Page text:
Equal Rights for Plants
The California Native Plant Society is circulating a letter calling for equal protection for plants under the federal Endangered Species Act. The ESA gives animal species a higher level of protection while plant species are protected in only limited circumstances. For more info see http://www.cnps.org/lma/equal_protection.htm (GREENLines, 28 June 1999).
New ESA Bill Introduced
The AP 7/2 reported Senator Craig Thomas (R-WY) introduced a bill (S.1305), the Endangered Species Listing and Delisting Reform Act, which requires "collection and use of the best scientific data" when listing a species under the Endangered Species Act. Thomas is critical of the inclusion of the five Wyoming counties as part of the historical range of the Preble's meadow jumping mouse. He contends the scientific data does not support the claim. The FWS said the currently law already requires many items included in Thomas' bill, such as a public comment period and peer review of scientific data. (GREENLine, 6 July 1999).
Albuquerque May Fight Critical Habitat
The 7/1 Albuquerque Journal reported Mayor Jim Baca is considering going to court to oppose the recent designation of critical habitat for the endangered silvery minnow along the Rio Grande River. The U.S. Fish and Wildlife Service designated over 163 miles of the river as critical habitat after environmentalists sued and won in court. The New Mexico State Engineer has also promised to sue to delay or overturn the designation. (GREENLines, 8 July 1999).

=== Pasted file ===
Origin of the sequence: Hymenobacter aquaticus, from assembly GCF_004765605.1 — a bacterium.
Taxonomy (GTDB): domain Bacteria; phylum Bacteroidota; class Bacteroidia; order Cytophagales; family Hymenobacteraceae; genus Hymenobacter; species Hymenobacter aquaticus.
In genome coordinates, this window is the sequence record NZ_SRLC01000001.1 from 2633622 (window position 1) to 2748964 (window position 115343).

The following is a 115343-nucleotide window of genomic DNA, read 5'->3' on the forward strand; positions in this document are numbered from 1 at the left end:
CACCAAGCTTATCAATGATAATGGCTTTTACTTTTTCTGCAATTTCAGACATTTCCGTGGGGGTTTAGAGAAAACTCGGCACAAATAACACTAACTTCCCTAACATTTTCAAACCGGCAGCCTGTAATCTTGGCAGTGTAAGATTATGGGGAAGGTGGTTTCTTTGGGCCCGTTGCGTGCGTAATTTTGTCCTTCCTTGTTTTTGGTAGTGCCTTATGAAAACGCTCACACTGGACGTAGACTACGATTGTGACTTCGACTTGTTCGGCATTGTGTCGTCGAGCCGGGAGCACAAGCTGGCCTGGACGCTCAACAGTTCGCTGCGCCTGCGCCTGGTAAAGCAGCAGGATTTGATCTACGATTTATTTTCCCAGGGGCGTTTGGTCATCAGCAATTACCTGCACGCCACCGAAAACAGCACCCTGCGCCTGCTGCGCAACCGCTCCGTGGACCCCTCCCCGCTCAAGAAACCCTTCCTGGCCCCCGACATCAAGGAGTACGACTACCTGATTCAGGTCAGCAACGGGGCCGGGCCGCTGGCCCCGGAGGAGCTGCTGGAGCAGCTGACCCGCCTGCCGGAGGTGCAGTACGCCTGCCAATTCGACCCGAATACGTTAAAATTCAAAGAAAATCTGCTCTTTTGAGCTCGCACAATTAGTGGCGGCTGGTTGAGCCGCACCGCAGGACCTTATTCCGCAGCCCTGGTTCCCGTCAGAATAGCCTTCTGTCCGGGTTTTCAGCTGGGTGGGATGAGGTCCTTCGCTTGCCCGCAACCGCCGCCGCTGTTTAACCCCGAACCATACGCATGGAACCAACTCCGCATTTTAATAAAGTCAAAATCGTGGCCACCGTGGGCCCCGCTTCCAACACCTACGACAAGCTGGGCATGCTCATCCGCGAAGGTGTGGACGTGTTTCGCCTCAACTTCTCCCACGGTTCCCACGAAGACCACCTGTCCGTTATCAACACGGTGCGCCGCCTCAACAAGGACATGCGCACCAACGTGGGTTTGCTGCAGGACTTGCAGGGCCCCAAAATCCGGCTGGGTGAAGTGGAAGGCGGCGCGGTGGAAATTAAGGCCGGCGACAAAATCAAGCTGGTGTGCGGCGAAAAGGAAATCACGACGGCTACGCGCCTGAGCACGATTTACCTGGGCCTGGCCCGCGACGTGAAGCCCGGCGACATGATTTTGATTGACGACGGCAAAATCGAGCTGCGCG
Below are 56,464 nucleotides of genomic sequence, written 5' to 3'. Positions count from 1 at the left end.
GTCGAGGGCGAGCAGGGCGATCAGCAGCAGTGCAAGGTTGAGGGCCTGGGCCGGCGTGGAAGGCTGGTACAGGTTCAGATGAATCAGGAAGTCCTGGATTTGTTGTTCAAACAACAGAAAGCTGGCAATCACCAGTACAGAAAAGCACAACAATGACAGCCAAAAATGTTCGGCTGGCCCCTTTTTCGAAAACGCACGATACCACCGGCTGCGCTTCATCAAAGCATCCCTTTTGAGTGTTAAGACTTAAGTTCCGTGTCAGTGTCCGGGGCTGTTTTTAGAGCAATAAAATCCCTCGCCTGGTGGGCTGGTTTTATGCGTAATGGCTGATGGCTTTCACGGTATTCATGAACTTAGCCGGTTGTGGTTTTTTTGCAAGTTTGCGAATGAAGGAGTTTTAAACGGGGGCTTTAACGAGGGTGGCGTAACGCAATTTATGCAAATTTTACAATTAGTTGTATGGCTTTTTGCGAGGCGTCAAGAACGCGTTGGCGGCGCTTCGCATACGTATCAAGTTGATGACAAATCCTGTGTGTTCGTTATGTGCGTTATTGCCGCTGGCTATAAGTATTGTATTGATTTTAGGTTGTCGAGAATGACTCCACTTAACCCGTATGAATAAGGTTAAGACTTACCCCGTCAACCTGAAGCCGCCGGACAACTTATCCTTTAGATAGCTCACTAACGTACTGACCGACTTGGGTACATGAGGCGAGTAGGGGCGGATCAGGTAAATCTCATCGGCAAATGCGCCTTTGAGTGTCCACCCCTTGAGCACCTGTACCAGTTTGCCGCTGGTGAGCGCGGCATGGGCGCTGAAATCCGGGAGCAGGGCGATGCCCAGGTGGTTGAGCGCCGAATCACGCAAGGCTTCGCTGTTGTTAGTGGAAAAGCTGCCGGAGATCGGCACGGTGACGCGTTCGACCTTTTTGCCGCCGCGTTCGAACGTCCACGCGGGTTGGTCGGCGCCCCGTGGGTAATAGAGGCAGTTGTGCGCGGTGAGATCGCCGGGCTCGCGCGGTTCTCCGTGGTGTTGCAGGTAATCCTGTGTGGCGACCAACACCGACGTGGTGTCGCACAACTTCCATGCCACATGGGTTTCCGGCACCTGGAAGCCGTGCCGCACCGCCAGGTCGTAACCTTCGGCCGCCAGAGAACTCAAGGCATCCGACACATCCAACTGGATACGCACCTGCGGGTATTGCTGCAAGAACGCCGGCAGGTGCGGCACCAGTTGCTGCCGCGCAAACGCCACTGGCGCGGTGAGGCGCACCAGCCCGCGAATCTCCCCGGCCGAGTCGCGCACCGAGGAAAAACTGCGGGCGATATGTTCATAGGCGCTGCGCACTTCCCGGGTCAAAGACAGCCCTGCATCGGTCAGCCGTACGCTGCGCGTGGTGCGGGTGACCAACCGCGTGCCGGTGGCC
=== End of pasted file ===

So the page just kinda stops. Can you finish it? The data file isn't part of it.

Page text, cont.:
Eagle Delisting Questioned in Southwest
Knight-Ridder Newspapers 6/3 reported some biologists fear a delisting of the bald eagle from the Endangered Species Act may result in renewed declines in Southeastern populations. The bird's favored nesting habitat along coasts and shorelines is popular with real estate developers. Unlike the ESA, other federal laws protecting the bird do not adequately protect its habitat. (GREENLines, 9 July 1999)
No Surprises Records to Be Revealed
The Spirit of the Sage Council announced 7/15 a federal judge ordered the Departments of Interior and Commerce to hand over records relating to a recent change in the No Surprises policy. The agencies recently modified the No Surprises policy after the Council challenged the policy in court. No Surprises gives landowners assurances against additional necessary actions to protect endangered or threatened species beyond what is required in their Habitat Conservation Plan. Environmentalists contend this changing conditions and scientific knowledge and could contribute to the extinction of species. (GREENLines, 16 July 1999)
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